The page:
I attended another successful Douglas Day pioneer banquet this past weekend, and I am always inspired by the buzz in the room as our pioneers gather and greet each other. Just walking past the tables and listening to the snippets of conversations about school days or long ago Langley events makes me think about the amazing book sitting there in that room waiting to be written.
In Langley, we can boast that we have 260 people that meet the pioneer criteria, and have lived here continuously for more than 60 years. This year, 190 attended the event. I doubt many other communities across Canada could match that.
Our dignitaries in attendance addressed the gathering with honour and respect and each one of the speakers spoke of the community foundation that these people had laid down for the rest of us to build on. You only had to look around the room to see that all aspects of a solid community base were sitting at those tables.
There were carpenters and brick layers, teachers and tin smiths. We had nurses beside truckers and farmers beside lawyers. There were planners and politicians with artists and architects. There were musicians with plumbers, electricians next to accountants and butchers next to bankers. Every occupation and profession you would need to build a community was in that room.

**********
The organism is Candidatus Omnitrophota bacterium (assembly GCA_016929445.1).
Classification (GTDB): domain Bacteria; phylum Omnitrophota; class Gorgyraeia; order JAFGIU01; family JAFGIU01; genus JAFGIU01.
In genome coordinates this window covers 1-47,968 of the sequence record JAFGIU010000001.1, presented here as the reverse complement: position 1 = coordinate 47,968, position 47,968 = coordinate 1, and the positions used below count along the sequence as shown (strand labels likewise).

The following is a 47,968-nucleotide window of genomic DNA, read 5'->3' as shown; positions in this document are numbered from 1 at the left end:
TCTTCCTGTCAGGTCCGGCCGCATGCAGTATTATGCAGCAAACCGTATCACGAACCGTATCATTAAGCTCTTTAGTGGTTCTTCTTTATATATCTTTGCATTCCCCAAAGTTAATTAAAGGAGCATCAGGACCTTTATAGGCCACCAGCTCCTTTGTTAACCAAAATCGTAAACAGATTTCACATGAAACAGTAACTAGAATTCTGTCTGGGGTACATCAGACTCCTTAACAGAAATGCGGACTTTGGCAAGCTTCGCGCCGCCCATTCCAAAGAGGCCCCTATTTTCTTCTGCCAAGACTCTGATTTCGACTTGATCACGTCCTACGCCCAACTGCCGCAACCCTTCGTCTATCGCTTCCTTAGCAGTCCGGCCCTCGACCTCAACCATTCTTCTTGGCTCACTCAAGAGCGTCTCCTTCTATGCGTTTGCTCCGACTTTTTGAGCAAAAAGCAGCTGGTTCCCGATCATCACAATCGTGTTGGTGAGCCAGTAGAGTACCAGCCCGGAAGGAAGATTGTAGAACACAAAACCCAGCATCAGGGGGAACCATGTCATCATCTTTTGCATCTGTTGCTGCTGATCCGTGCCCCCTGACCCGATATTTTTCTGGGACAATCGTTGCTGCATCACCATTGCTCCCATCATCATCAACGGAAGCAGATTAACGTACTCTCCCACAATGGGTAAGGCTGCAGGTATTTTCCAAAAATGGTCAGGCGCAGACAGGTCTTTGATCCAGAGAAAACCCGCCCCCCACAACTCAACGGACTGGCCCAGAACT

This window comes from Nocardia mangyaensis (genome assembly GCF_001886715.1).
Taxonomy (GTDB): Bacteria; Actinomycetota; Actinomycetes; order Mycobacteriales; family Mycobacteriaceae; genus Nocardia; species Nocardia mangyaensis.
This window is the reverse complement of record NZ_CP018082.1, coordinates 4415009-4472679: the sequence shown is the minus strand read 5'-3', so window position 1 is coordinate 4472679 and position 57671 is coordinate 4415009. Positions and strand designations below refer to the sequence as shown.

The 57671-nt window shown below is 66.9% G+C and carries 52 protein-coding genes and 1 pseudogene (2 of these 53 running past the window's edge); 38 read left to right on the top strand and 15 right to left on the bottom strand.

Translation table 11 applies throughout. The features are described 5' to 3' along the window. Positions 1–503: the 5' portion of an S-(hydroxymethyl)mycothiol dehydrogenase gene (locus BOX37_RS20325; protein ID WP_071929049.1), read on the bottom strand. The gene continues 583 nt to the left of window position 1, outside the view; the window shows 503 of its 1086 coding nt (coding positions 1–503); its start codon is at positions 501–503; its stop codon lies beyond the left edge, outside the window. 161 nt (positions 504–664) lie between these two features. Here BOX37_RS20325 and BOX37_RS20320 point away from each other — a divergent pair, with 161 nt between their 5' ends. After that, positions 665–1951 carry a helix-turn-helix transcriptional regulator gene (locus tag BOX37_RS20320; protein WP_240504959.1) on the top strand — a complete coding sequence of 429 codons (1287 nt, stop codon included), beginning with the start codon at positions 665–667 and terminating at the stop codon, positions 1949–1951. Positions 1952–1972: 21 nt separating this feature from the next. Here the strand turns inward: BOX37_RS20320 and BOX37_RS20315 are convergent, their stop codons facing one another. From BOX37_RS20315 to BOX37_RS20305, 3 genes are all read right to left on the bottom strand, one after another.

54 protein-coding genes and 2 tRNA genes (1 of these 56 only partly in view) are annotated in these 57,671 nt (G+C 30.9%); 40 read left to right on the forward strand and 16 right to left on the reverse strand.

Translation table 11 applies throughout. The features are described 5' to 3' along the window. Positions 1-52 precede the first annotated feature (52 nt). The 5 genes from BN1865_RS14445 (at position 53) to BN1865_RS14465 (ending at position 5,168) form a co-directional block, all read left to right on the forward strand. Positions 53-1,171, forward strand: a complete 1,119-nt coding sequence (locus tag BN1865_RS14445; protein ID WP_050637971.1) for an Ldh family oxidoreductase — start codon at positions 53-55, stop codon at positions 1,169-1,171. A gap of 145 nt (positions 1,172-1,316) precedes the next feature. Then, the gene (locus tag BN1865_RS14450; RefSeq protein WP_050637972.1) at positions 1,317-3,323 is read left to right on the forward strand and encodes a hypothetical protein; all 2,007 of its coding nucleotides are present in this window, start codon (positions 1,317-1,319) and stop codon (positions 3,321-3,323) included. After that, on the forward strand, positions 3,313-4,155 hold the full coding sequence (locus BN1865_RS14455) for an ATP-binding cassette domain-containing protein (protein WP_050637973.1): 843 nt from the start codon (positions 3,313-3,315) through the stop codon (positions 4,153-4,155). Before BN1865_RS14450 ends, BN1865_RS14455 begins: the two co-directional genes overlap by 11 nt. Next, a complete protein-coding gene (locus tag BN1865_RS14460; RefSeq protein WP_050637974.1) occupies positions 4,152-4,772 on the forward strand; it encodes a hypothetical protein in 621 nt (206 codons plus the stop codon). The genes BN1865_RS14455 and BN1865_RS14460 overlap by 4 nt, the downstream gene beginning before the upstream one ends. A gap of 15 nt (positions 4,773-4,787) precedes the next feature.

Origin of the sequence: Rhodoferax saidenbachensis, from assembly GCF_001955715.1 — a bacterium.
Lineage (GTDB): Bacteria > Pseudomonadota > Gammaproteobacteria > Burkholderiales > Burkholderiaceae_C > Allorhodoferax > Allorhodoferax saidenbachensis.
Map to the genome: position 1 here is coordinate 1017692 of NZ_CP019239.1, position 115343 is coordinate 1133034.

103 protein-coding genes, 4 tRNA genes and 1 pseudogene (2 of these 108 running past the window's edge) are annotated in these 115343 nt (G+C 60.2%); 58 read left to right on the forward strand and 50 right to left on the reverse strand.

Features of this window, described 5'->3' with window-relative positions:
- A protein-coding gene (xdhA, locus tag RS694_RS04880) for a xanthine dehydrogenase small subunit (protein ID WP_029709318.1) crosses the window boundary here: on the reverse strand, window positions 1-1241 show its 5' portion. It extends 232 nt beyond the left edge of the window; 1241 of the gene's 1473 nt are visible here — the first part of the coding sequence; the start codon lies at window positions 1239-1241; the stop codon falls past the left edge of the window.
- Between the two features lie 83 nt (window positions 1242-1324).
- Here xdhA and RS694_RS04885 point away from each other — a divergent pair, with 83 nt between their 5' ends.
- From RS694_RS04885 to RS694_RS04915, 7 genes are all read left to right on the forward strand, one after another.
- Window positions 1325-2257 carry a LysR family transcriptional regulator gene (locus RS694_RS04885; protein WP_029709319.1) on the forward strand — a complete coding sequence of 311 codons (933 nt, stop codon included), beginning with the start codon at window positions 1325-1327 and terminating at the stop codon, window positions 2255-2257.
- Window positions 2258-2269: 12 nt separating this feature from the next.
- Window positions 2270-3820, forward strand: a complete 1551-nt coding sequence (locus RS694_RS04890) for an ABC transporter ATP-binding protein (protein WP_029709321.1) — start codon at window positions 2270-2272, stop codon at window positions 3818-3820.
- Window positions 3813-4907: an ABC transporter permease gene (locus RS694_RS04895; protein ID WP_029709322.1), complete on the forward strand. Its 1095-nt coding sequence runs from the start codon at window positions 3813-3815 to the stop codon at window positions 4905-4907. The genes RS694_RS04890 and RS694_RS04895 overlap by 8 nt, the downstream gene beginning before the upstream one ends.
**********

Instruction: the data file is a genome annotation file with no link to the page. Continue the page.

But most of all, there was balance. After you build a foundation, the rest of the structure has to have balance and that is what we are so in danger of losing in our community today. We have to balance our green space with our growth. We have to balance our new people coming in with those who have been here a long time. We have to ensure that while providing for new people, the existing ones are not forgotten.
When each of these pioneer families settled here, they added to the community. They constructed roads, built stores, established commerce. When we develop properties now, we attract many that live here but work outside the community. Many of the developers who build here now work here, but live elsewhere. We are losing the balance that comes from people moving to a community to build and work and be part of the growth.
When I get nostalgic, I jump in my old pick-up and travel along 16 Avenue and wind my way down to the farms in Glen Valley. That is the Langley I grew up in. The 10-car B.C. Hydro train was no problem, because there was seldom a car at the crossing when it went by any anyway. But we started selling off farmland and encouraging people to come to Langley and they did, making us one of the fastest growing communities in the province.
But somewhere along the way, the scales started to tip and we started losing our balance. When the pioneers recognized a need for more growth, they built the roads first, they didn’t plunk families in the middle of a field and say, “Good luck, find your own way in and out,” like we do now.
The people who live here have to tell the planners and builders who don’t that we want to stand still for a minute, catch our balance and then re-focus. We want a community we can live in comfortably for the next 60 years. At least that’s what McGregor says.